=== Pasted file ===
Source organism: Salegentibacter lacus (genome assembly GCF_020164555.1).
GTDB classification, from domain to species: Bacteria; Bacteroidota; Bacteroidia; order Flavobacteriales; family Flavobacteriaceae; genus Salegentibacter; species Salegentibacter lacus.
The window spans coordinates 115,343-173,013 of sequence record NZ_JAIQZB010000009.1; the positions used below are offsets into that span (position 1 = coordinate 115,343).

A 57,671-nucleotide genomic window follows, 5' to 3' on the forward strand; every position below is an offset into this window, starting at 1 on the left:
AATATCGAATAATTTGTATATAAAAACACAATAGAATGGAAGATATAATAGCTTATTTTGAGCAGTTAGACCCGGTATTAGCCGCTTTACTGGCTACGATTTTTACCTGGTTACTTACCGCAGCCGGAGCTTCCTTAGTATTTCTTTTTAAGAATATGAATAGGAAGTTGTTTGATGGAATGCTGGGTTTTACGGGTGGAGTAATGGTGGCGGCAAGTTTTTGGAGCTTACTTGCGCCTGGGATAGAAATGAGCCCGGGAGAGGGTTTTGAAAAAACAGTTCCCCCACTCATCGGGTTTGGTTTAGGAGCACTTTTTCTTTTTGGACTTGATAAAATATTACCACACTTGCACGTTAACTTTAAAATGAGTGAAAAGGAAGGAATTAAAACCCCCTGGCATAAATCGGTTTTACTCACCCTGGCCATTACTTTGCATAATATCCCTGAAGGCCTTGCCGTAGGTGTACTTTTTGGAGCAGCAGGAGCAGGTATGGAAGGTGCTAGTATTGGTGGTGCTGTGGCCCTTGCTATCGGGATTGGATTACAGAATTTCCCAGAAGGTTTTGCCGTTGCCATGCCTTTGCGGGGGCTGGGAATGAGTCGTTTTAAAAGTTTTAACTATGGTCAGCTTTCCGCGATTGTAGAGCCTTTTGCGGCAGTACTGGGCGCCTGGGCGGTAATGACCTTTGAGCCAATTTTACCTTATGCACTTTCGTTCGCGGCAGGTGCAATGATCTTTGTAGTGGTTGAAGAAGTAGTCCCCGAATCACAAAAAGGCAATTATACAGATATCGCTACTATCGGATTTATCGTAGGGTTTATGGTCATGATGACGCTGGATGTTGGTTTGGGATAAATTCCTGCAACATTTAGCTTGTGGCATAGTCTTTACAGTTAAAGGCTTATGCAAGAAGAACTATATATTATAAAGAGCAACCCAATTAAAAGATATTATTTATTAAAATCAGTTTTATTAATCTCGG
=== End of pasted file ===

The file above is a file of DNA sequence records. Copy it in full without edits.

Source organism: Salegentibacter lacus (genome assembly GCF_020164555.1).
GTDB classification, from domain to species: Bacteria; Bacteroidota; Bacteroidia; order Flavobacteriales; family Flavobacteriaceae; genus Salegentibacter; species Salegentibacter lacus.
The window spans coordinates 115,343-173,013 of sequence record NZ_JAIQZB010000009.1; the positions used below are offsets into that span (position 1 = coordinate 115,343).

A 57,671-nucleotide genomic window follows, 5' to 3' on the forward strand; every position below is an offset into this window, starting at 1 on the left:
AATATCGAATAATTTGTATATAAAAACACAATAGAATGGAAGATATAATAGCTTATTTTGAGCAGTTAGACCCGGTATTAGCCGCTTTACTGGCTACGATTTTTACCTGGTTACTTACCGCAGCCGGAGCTTCCTTAGTATTTCTTTTTAAGAATATGAATAGGAAGTTGTTTGATGGAATGCTGGGTTTTACGGGTGGAGTAATGGTGGCGGCAAGTTTTTGGAGCTTACTTGCGCCTGGGATAGAAATGAGCCCGGGAGAGGGTTTTGAAAAAACAGTTCCCCCACTCATCGGGTTTGGTTTAGGAGCACTTTTTCTTTTTGGACTTGATAAAATATTACCACACTTGCACGTTAACTTTAAAATGAGTGAAAAGGAAGGAATTAAAACCCCCTGGCATAAATCGGTTTTACTCACCCTGGCCATTACTTTGCATAATATCCCTGAAGGCCTTGCCGTAGGTGTACTTTTTGGAGCAGCAGGAGCAGGTATGGAAGGTGCTAGTATTGGTGGTGCTGTGGCCCTTGCTATCGGGATTGGATTACAGAATTTCCCAGAAGGTTTTGCCGTTGCCATGCCTTTGCGGGGGCTGGGAATGAGTCGTTTTAAAAGTTTTAACTATGGTCAGCTTTCCGCGATTGTAGAGCCTTTTGCGGCAGTACTGGGCGCCTGGGCGGTAATGACCTTTGAGCCAATTTTACCTTATGCACTTTCGTTCGCGGCAGGTGCAATGATCTTTGTAGTGGTTGAAGAAGTAGTCCCCGAATCACAAAAAGGCAATTATACAGATATCGCTACTATCGGATTTATCGTAGGGTTTATGGTCATGATGACGCTGGATGTTGGTTTGGGATAAATTCCTGCAACATTTAGCTTGTGGCATAGTCTTTACAGTTAAAGGCTTATGCAAGAAGAACTATATATTATAAAGAGCAACCCAATTAAAAGATATTATTTATTAAAATCAGTTTTATTAATCTCGG